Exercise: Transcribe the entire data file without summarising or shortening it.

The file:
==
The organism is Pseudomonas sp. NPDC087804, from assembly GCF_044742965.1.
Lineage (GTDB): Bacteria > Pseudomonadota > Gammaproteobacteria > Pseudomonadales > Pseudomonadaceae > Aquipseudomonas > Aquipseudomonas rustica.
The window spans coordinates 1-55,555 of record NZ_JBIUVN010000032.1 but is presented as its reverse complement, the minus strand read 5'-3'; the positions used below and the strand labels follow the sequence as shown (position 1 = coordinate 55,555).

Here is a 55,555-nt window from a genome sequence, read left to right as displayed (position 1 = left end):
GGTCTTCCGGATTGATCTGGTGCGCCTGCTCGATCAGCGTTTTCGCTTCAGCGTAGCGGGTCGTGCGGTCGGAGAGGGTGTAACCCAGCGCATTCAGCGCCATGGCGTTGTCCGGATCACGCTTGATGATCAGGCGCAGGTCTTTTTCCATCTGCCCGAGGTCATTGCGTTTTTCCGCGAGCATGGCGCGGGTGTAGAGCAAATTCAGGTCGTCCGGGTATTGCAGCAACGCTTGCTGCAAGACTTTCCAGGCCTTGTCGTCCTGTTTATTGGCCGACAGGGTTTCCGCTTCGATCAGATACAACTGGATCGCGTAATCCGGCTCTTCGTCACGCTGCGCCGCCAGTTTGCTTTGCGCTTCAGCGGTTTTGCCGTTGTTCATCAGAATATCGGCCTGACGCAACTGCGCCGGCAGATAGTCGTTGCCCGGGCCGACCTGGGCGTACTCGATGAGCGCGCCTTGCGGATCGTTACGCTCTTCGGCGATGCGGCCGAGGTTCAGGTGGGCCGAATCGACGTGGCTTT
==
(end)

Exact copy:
The organism is Pseudomonas sp. NPDC087804, from assembly GCF_044742965.1.
Lineage (GTDB): Bacteria > Pseudomonadota > Gammaproteobacteria > Pseudomonadales > Pseudomonadaceae > Aquipseudomonas > Aquipseudomonas rustica.
The window spans coordinates 1-55,555 of record NZ_JBIUVN010000032.1 but is presented as its reverse complement, the minus strand read 5'-3'; the positions used below and the strand labels follow the sequence as shown (position 1 = coordinate 55,555).

Here is a 55,555-nt window from a genome sequence, read left to right as displayed (position 1 = left end):
GGTCTTCCGGATTGATCTGGTGCGCCTGCTCGATCAGCGTTTTCGCTTCAGCGTAGCGGGTCGTGCGGTCGGAGAGGGTGTAACCCAGCGCATTCAGCGCCATGGCGTTGTCCGGATCACGCTTGATGATCAGGCGCAGGTCTTTTTCCATCTGCCCGAGGTCATTGCGTTTTTCCGCGAGCATGGCGCGGGTGTAGAGCAAATTCAGGTCGTCCGGGTATTGCAGCAACGCTTGCTGCAAGACTTTCCAGGCCTTGTCGTCCTGTTTATTGGCCGACAGGGTTTCCGCTTCGATCAGATACAACTGGATCGCGTAATCCGGCTCTTCGTCACGCTGCGCCGCCAGTTTGCTTTGCGCTTCAGCGGTTTTGCCGTTGTTCATCAGAATATCGGCCTGACGCAACTGCGCCGGCAGATAGTCGTTGCCCGGGCCGACCTGGGCGTACTCGATGAGCGCGCCTTGCGGATCGTTACGCTCTTCGGCGATGCGGCCGAGGTTCAGGTGGGCCGAATCGACGTGGCTTT